State to High Court: African migrant deportation negotiations stuck

The state on Sunday released over 200 migrants from the Saharonim detention center in the south due to the lack of a deal.

African migrants take part in a protest against Israel's detention policy toward them (photo credit: AMIR COHEN/REUTERS)
African migrants take part in a protest against Israel's detention policy toward them
(photo credit: AMIR COHEN/REUTERS)
Negotiations to deport African migrants to another country, widely acknowledged as Uganda, are stuck, the state reported to the High Court of Justice on Monday.
While trying to emphasize the positive – that negotiations were ongoing and intensive, the state admitted that Israel’s special envoy had returned home on Sunday night with no deal.
The absence of a deal was also the reason that the state had to release 205 migrants on Sunday from the Saharonim detention center in the South.
At the same time, Israel Radio reported on Monday that Israel is in talks with Zambia and possibly other African nations to absorb deported African migrants.
Interior Minister Arye Deri’s office referred the question to the Population, Immigration and Borders Authority. Neither the authority nor the Prime Minister’s Office responded to inquiries regarding the issue and the Foreign Ministry declined to respond.
Eritrean protester: We are human beings, April 4, 2018 (Reuters)
Last week, in another meeting between the state and High Court, despite promises to announce a deal within a matter of hours with a third-party country for deporting the migrants, the state continued to waffle before the High Court about whether it had closed such a deal.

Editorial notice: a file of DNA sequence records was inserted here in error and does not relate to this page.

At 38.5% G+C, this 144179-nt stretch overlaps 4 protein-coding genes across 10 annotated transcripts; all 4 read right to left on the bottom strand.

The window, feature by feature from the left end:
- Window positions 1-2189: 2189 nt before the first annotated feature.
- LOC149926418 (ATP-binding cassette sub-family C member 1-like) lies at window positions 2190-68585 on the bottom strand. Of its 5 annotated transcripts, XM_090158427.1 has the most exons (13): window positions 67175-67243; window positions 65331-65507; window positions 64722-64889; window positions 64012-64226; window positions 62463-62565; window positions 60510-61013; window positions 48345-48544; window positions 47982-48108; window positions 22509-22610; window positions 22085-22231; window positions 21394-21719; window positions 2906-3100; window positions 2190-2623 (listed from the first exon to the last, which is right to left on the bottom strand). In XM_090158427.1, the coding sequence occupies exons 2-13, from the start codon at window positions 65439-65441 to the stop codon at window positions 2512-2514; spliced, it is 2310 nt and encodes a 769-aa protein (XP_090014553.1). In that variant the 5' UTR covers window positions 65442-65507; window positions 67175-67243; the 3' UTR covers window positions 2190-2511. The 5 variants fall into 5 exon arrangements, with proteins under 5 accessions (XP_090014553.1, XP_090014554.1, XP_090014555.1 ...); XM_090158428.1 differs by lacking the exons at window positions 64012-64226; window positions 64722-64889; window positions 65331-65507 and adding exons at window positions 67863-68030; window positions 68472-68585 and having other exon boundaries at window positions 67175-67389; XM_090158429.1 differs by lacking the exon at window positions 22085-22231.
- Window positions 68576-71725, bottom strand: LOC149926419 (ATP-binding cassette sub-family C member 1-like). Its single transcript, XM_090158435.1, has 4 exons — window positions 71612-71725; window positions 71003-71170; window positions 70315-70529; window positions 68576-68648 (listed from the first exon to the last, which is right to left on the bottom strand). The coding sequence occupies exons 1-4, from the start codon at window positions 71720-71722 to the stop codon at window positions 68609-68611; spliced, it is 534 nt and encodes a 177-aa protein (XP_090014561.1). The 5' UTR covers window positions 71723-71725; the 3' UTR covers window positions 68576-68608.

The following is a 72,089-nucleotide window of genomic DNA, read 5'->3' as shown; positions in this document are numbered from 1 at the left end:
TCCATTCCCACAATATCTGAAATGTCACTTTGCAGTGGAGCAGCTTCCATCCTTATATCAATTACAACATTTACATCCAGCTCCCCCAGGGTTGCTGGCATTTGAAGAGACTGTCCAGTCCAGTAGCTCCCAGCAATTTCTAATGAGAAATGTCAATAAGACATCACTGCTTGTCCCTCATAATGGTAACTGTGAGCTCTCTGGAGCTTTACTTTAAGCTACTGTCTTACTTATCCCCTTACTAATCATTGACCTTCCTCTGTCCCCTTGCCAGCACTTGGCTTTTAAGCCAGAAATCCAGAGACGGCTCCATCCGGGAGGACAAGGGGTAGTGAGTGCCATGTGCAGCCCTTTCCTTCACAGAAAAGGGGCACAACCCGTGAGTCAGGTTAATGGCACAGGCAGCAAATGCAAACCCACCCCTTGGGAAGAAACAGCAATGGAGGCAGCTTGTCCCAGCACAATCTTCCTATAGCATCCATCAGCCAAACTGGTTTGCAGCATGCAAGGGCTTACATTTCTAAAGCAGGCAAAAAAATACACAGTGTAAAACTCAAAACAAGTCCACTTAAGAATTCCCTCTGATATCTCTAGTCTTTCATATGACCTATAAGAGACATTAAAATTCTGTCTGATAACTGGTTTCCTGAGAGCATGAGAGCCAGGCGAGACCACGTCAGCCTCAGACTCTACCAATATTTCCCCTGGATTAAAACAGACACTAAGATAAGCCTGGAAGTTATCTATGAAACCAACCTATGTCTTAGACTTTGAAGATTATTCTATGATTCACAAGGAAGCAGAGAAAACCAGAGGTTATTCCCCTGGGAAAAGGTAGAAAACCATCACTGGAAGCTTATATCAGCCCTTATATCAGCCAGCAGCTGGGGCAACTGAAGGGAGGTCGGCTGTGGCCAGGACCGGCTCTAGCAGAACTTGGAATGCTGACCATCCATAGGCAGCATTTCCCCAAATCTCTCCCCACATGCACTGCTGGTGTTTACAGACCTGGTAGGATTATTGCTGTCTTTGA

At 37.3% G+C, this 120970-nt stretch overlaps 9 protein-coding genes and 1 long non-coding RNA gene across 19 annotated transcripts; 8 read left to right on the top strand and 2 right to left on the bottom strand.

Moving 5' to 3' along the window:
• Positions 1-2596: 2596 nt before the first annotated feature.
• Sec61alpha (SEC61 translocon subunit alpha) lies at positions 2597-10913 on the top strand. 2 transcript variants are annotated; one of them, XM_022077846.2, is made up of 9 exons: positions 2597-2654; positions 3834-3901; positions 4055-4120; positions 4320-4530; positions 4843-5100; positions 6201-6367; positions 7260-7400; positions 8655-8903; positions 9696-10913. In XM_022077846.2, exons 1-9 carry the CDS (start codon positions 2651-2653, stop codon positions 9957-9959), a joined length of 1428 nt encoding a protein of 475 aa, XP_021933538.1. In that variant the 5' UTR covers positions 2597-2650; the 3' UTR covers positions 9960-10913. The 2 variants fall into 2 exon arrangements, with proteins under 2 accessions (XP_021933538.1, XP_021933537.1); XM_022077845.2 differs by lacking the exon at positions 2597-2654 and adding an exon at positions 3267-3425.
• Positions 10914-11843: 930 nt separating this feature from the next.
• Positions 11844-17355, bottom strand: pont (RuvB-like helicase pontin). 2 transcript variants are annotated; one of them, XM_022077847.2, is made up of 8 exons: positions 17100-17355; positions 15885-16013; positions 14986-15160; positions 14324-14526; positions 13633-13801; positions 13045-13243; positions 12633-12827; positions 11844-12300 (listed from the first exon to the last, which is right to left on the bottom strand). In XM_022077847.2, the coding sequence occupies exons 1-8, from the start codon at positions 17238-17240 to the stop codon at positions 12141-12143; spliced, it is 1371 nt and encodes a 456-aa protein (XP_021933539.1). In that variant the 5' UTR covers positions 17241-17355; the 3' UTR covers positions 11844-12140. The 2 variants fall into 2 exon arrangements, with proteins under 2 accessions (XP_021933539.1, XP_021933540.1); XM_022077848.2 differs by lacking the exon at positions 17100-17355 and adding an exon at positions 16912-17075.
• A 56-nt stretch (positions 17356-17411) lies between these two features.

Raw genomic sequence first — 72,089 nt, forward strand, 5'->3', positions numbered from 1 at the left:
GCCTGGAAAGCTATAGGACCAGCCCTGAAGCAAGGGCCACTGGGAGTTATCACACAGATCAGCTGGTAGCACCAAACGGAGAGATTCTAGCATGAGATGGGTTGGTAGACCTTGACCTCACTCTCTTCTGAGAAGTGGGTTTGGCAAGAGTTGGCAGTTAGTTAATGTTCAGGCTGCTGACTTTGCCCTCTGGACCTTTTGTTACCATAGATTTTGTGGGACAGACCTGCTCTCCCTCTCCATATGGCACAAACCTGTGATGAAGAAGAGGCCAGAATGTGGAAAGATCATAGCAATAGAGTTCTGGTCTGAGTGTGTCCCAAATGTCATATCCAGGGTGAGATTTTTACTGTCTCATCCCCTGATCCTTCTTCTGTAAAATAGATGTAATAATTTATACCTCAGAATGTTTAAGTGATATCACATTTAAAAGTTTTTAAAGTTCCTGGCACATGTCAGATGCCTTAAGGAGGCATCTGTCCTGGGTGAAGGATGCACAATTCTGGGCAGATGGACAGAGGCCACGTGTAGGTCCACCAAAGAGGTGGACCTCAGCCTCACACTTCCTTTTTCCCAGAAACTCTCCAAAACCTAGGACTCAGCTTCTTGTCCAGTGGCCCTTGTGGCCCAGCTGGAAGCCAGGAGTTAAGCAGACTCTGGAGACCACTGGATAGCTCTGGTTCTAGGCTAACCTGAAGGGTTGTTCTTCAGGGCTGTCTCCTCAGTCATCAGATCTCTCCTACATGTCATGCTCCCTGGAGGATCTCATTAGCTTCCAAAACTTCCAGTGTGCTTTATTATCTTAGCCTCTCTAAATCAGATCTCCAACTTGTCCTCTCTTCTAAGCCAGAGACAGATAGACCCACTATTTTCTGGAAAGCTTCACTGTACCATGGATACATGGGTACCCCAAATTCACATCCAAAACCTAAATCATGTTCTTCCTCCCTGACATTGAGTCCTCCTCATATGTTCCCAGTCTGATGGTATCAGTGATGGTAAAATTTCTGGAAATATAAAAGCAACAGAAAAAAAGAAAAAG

Asked then several times point blank by the justices whether there was a deal or not, the state dodged the question dizzyingly with vague phrases until finally saying it would give another update within 48 hours.
All of this is despite public statements by Uganda that it is not accepting migrants from Israel – which seemed to be finally confirmed on Monday by the acknowledgment that negotiations were stuck.
Last week, the justices confronted the state with Uganda’s denials of a deal and demanded a straight answer, considering the state said there was a deal already two months ago before inexplicably saying it was still checking aspects of updates to the deal.
Finally, when the court asked whether the third country would receive migrants on an airplane if it landed right now, the state asked for 48 hours to make additional clarifications.
At the start of April, Prime Minister Benjamin Netanyahu announced the state was halting its policy of deporting migrants to Rwanda or detaining those that refused deportation, in favor of a deal with the UN to facilitate deportation of around 16,000 migrants to Western countries, with another more-than-20,000 migrants getting to stay in Israel.
However, only hours later, Netanyahu suspended the UN deal and by the next day, he had reneged on the deal, with the state telling the court it was going to try to replace Rwanda with a different third-party country.